In the whole of Southern Spain, Ronda is the third most-visited destination. Ronda is located about 100 km west of Malaga, within the stunning countryside of Andalusia. This ancient city is especially famous for its extraordinary fixture, rich cultural and literary tradition. Before you visit them, here are the top five interesting facts about ancient Ronda, you should know.
It’s Split In Half By The El Tajo Gorge
Ronda sits on each side of the 100 meters (328 ft) deep El Tajo gorge. There is some wonderful walking to be enjoyed in this spectacular cleft in the landscape. From the old town, a dramatic path takes you right down to the bottom of El Tajo, to the foot of the mighty “New Bridge” that spans the canyon. Many tourists love to come here because of the serenity and the opportunity to move closer to nature within unspoiled vicinity.
The Birthplace Of Modern Bullfighting
Modern bullfighting was practically invented here in the late 18th century. The town’s bullfighting ring is only used once a year, at the Feria Goyesca, but it’s also a museum where you can learn about the history of this traditional (yet controversial) sport. The bullring, Plaza de Toros, is now a museum, and visitors can stroll out into the arena. The success of bullfighting is attributed to no other person than Pedro Romero Martinez, an illustrious son of Ronda whose commitment and genius transformed the sport forever.
Ernest Hemingway Used Ronda As A Setting For His Novels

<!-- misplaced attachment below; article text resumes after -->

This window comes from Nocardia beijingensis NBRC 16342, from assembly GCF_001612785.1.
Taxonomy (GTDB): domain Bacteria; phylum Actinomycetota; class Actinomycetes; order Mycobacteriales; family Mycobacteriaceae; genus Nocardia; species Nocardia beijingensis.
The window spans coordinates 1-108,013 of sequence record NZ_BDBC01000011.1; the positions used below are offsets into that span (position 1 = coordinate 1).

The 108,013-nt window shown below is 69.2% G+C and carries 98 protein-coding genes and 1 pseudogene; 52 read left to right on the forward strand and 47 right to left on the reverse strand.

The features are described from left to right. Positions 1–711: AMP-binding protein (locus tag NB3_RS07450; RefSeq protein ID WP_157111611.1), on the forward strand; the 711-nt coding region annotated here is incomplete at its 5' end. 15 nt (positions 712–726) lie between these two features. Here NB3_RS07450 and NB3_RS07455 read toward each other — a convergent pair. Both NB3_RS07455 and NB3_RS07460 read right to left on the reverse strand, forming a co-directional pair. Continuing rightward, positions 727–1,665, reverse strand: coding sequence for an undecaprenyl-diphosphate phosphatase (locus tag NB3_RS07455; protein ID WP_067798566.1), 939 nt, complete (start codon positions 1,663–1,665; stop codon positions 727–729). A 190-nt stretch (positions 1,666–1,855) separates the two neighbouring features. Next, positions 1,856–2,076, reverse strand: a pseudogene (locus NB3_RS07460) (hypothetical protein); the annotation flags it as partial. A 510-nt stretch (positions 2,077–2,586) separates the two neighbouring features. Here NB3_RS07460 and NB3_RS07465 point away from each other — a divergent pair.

The town’s fame was spread further by its close association with Ernest Hemingway (a lover of bullfighting) and Orson Welles (whose ashes are buried in the town). Scenes in Hemingway’s novel For Whom the Bell Tolls was set in Ronda, most of which are actual events. American actor, Orson Welles, confessed that he was inspired by his many trips to Spain, especially to Ronda.
It Has The Puente Nuevo Bridge Which Spans Over The Gorge
Ronda’s most striking feature is the Puente Nuevo, which spans a gorge over 300 feet deep. The “new bridge” was built in 1793 and ever since had been drawing crowds from home and around. Joining the two sections of the city, the bridge reaches a height of 100m, with its base deep in the base of the gorge and the Guadalevín River. The Puente Nuevo is a delightful destination that no tourist who want to enjoy the best of Ronda, should ever miss.
The Town Occupies The Site Of An Ancient Iberian Settlement
Ronda was occupied by the Moors from the 8th to the 15th century, when it was reconquered by the Catholic Monarchs, Ferdinand and Isabella, on May 20, 1485. Both Roman and Moorish remains survive, including a Roman theatre and an underground staircase (restored in 1911). It was built from the town to the river by the Moors to prevent water blockades in times of war. Today, it serves as an important tourist destination offering so much knowledge.